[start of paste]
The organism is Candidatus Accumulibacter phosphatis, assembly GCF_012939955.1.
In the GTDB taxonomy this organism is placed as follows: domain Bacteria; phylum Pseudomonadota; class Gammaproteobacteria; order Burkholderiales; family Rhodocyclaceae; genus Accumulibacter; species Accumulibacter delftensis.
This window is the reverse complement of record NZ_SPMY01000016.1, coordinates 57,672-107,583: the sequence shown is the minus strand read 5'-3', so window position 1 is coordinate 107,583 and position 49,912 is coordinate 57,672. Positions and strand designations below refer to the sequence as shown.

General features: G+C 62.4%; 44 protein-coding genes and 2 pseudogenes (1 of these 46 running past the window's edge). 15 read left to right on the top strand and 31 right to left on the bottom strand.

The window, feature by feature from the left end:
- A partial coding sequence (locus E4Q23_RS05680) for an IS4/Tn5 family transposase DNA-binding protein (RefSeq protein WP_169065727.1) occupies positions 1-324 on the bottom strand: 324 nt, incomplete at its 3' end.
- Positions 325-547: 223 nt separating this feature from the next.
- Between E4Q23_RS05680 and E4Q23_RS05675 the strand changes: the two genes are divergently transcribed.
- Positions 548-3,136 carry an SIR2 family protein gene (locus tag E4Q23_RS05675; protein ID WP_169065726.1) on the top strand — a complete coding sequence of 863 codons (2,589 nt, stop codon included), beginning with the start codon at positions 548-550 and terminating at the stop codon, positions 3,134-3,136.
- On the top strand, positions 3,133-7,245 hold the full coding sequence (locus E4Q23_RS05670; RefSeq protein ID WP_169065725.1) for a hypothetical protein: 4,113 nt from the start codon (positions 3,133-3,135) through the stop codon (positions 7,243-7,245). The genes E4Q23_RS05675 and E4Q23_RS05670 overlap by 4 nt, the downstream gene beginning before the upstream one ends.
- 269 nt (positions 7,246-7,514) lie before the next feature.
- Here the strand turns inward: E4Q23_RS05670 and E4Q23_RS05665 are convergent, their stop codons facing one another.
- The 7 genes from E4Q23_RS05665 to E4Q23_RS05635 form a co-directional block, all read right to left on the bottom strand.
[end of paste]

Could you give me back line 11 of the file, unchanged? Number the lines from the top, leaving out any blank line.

- 269 nt (positions 7,246-7,514) lie before the next feature.